The prospect of catching trout below Columbia seems far-fetched. They are native to the mountainous areas of Virginia, Tennessee, North Carolina and even the extreme mountain reaches of Georgia and South Carolina. Columbia and points south suffer from some of the highest temperatures in the state, with humidity to boot — not exactly trout-fishing country.
Even with the break of summer’s grasp in October, it’s hard to imagine a cool, sleek salmonoid rising to an insect on the surface of a flowing river, but on the lower reaches of the Saluda River, that’s exactly what happens. The Lower Saluda has no native trout population; the fish survive thanks to water releases from the Lake Murray dam upstream that keep the water temperatures at tolerable levels, and the S.C. Department of Natural Resources keeps the population up with seasonal stockings of hatchery-reared fish.
Even so, few fish — mind you, I didn’t say none — manage to survive the onslaught of warm summer temperatures and marauding striped bass to grow to respectable sizes.
Access to the lower Saluda is limited; small, motorized boats can access the area but are cordoned by the numerous shoals that abound. This restricts a full-run fishing trip to paddling anglers, and that’s exactly the way Michael Cummins of Lexington prefers it.
A member of the Midlands Kayak Fishing Club, Cummins loves to float the lower Saluda on a seasonal basis for largemouth bass and stripers, but in the fall, he loves to float the river for trout.
“You can break the lower Saluda into two runs,” he said. “There’s an upper run, which is the shorter stretch, putting in at Metz Landing or Saluda Shoals Park. I prefer the latter. That way, you can take-out at Gardendale, about 3 to 4 miles downstream. It’s a kayak and canoe take-out only.”
Cummins said the longer stretch is putting in at Gardendale and going all the way down to the Gervais Street Bridge. You’ll come to Mill Race Rapids on that stretch, and you’ll have to portage them. Paddling anglers will also find some treacherous shelves on that run; it’s best to get out and walk your kayak down. He advises not to try to shoot a couple of those areas; you’ll end up dumping your kayak. The lower stretch is about 7 miles.
Cummins is an avid fly-tier and fly-fisherman, but he catches a lot of trout in the lower Saluda in both the spring and fall casting tiny crankbaits on light spinning tackle. The crankbaits signal food to the trout, and unlike the fly, there’s some added motion to draw strikes.
“I like using a Rebel Wee Craw, the shallow runner, and the deep-diving Craw for the deep pools after the runs,” he said. “I also like a Husky Jerk, the smaller size, the HJ08. Those are my two favorites, go-tos.
“Trout like the smaller cranks, but they have got to have some wobble to them,” said Cummins. “They like that wobble. Often times, you can just throw it and let it drift downstream and hold it in place. If it’s got that wobble, they’ll come and hit it.”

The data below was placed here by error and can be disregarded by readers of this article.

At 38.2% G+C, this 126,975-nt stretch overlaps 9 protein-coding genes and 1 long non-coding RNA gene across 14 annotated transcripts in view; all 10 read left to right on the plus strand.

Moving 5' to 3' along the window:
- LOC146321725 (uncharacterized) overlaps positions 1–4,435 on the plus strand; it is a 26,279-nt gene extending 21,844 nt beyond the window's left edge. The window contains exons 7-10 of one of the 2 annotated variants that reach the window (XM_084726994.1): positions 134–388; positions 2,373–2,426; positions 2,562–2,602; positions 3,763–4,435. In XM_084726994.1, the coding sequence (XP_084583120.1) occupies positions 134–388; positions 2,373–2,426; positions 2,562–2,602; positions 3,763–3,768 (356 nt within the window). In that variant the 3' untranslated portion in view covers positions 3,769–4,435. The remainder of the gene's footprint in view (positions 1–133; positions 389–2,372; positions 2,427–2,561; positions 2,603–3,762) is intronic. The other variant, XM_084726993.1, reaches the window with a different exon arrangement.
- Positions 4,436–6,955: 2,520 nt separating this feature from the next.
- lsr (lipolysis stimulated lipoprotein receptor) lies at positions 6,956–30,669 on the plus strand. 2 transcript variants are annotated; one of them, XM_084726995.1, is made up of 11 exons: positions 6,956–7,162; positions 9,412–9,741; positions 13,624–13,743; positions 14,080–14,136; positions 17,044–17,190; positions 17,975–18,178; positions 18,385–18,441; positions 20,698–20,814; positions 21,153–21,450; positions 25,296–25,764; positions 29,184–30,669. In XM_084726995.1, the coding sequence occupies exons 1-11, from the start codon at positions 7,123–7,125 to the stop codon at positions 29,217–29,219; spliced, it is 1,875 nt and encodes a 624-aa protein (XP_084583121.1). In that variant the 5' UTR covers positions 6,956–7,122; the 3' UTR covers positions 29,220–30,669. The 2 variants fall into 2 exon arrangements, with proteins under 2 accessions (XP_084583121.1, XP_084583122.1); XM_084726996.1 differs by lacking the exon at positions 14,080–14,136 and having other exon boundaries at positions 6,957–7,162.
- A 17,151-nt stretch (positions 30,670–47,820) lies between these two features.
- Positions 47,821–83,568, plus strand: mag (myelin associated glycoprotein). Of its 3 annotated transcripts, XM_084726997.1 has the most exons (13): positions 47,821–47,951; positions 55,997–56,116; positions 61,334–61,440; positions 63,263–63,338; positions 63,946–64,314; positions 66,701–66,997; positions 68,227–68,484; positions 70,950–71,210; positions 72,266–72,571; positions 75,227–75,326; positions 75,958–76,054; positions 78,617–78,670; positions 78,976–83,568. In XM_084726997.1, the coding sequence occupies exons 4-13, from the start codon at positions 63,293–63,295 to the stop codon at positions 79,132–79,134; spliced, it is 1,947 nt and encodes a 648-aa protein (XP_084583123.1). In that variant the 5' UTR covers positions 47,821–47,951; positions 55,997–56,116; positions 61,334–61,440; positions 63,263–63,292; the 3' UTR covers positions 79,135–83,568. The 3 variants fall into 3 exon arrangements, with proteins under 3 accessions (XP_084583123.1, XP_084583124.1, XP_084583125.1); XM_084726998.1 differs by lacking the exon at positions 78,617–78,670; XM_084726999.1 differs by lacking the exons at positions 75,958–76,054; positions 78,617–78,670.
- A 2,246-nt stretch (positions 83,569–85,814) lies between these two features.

Reading water is the key to catching fish. SCDNR stocks them from late February through May and then again in November. Fish that have survived the summer have learned to hide in the rocks where they are safe from hungry largemouth and striped bass.
“Shoals in the river will create a shelf,” he said. “You want to start off fishing above a shelf — off of the main current. The fish will be on the edges waiting for the food come down that conveyor belt. Just fan-cast. Start out with short casts and work your way out.”
Boat positioning is critical both to not spooking wary trout and putting yourself in the right position to tempt them to bite.
“You do want to anchor down maybe 40 yards above the shelf and drift down 10 to 20 yards,” Cummins said. “Make sure you’re working your lures in front of the rocks. There is a hydraulic cushion in front of the rocks, and that’s where the trout will hold up. A lot of people fail to realize that trout love to sit out in front of the rocks like that, not just behind them. Some of your bigger fish are going to be around on the front, because they’ve got first choice.”
Anchoring out in the river is done with a good rock anchor that will grab and hold quickly and an anchor trolley system that will allow the angler to fish facing backwards when out in front of a shoal, then face forward when fishing behind the shoal.
“An anchor trolley will allow you to either face downstream or face upstream depending on which end of the kayak I want to fish,” he said. “Another trick is one that river anglers have been using for years. I use a Bruce anchor. You tie off at the bottom of the anchor and you zip-tie at the top. If your anchor gets stuck, a quick yank, and the zip-tie will break off, and you’ll be able to retrieve your anchor without losing it in the current.”